This week's topic - Tracking Sales: Do You Do It and How? - is apropos as I have a book release tomorrow. Yes, Rogue's Paradise, the third book in the Covenant of Thorns series, comes out Monday, September 8!
A book release day can be so fraught. It's the final goodbye to the book in many ways - like sending your kid off to college or waving farewell on their wedding day. You're full of hopes and dreams for them and also teeming with nervous dread that something awful will happen. With a book, of course, a huge part of this is WILL IT SELL?
It's the inescapable metric, particularly for those of us who are not independently wealthy and are trying to make a self-supporting career of writing. At the same time, tracking sales feels - to me - like focusing on the wrong thing.
I've been having this ongoing conversation lately with my friend, Anne Calhoun. About making career decisions and what our goals as writers really are. Both of us agree that, if it were all about making money for us, we'd be stockbrokers. There are easier ways to make a lot of money. Last week on Word Whores, too, I talked about valuing personal happiness and how I work towards that. Part of that for me is not focusing too hard on sales.
So the answer to the first part of the question is, I don't track very closely. I don't try for real time much at all. Sometimes I see my Amazon ranking if someone points me there, and that's because it's good news. Really, I only want to see the happy-making stuff. Like when a bunch of tweets alerted me to Rogue's Pawn, book one in the Covenant of Thorns series, making #2 in Fantasy Romance on Amazon. After Dean Koontz, well-known Fantasy Romance author. *cough*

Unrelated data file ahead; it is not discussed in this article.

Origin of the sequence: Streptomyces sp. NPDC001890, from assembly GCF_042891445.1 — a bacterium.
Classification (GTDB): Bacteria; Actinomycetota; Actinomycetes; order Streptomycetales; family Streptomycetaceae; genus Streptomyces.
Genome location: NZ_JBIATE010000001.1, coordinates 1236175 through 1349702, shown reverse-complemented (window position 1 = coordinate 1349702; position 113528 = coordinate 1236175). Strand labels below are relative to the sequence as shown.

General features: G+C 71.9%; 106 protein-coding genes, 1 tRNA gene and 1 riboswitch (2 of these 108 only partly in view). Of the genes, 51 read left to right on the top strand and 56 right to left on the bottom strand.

Twelve Kingdoms series, The Mark of the Tala, because I continue to be bemused - and pleasantly surprised - by how high the rankings are. There are a lot of people out there who perform the dubious alchemy of translating Almighty Amazon's sales rankings to copies sold and dollars generated, but I am not one.
That said, I *am* the Spreadsheet Queen. I do track my sales there, both by book and overall totals. I have charts that show which venues sell the most of each book and that track my sales by month (where I have that much detail - some of my royalties are reported quarterly or longer) for copies sold and my revenue. It's gotten more complicated now that the statements are funneled through my agency as well, but I input all the data. The most interesting metric is one I set up that calculates the total amount of money a book has earned for me divided by the number of days elapsed since its release. This gives me essentially a "dollars per day" metric. This ranges from, as of this posting, $100/day for a book I received an advance for (which complicates things), to $4/day real time sales for my longest-published book, to $0.09/day for my poorest performer. I like that way of parsing things, because it gives me a more objective sense of which books earn the best.
But I still love each and every one. I cry at all their weddings and graduations.